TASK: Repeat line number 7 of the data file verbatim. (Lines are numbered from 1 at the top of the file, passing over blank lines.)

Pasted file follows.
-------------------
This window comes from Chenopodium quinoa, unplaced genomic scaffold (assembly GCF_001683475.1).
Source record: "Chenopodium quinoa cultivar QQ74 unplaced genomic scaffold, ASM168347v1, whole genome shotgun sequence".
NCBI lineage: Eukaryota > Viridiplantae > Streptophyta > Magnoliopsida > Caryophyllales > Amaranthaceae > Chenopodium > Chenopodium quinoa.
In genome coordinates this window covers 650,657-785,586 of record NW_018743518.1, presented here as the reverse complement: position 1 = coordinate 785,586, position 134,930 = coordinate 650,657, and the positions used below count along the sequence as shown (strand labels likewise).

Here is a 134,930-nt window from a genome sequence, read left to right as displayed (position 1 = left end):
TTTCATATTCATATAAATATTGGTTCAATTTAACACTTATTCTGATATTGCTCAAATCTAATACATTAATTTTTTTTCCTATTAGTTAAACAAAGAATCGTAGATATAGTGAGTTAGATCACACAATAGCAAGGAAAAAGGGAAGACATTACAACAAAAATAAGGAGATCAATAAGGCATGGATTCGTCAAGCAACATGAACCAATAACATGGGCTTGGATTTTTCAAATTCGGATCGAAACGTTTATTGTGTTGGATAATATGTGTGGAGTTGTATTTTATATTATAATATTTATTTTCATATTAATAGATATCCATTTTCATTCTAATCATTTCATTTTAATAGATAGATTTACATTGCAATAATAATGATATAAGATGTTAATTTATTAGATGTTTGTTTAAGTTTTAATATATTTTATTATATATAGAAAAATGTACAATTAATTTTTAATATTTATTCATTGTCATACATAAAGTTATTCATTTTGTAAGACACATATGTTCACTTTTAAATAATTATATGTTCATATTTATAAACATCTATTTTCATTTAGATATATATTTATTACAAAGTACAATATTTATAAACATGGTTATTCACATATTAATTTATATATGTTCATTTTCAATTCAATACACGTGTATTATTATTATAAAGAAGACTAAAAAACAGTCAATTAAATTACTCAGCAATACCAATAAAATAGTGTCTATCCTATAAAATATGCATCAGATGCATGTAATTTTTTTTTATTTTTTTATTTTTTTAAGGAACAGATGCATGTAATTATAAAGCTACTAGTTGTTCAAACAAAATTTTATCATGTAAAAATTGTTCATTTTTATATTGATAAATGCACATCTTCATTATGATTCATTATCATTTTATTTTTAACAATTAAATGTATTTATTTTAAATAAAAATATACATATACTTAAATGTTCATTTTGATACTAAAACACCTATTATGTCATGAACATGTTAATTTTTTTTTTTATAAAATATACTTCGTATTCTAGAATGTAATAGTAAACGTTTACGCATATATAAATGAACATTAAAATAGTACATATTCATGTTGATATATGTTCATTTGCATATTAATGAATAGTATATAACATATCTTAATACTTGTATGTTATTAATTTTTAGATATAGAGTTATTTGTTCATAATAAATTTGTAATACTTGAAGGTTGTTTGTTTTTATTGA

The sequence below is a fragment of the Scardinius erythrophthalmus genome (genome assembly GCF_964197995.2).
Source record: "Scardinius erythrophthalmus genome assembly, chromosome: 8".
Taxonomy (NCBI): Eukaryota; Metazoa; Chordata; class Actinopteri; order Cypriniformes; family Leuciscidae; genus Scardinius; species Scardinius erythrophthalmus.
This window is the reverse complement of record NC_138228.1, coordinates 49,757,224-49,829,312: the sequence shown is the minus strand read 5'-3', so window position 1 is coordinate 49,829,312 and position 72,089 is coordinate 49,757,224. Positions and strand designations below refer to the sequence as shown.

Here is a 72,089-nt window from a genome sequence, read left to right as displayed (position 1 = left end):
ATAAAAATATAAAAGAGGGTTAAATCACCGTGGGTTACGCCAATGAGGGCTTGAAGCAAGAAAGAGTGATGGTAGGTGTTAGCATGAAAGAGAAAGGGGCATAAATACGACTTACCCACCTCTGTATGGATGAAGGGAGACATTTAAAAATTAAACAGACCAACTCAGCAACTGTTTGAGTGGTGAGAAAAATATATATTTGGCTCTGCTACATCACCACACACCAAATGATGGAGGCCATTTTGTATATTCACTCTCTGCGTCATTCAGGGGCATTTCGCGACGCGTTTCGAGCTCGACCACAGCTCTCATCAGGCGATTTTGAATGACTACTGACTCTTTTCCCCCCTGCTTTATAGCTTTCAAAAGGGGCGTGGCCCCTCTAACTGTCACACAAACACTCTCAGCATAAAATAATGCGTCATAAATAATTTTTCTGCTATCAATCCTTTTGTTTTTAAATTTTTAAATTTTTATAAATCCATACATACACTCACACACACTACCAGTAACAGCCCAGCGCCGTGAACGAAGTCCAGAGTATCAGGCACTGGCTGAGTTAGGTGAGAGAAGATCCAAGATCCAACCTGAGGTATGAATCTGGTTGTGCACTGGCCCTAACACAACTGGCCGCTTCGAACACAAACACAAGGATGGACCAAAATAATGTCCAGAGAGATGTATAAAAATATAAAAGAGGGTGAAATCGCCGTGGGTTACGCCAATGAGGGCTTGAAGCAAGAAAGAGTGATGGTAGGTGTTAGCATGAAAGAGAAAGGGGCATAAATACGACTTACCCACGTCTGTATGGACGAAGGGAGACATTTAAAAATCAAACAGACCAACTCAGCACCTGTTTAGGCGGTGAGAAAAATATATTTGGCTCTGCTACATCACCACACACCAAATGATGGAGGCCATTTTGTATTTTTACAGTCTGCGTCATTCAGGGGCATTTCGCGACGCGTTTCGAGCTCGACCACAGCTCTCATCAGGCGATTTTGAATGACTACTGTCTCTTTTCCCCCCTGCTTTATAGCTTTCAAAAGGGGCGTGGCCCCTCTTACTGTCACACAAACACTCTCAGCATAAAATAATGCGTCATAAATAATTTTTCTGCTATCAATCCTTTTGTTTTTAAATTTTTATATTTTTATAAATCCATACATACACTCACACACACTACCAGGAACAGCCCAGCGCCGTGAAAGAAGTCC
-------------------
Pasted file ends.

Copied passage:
The sequence below is a fragment of the Scardinius erythrophthalmus genome (genome assembly GCF_964197995.2).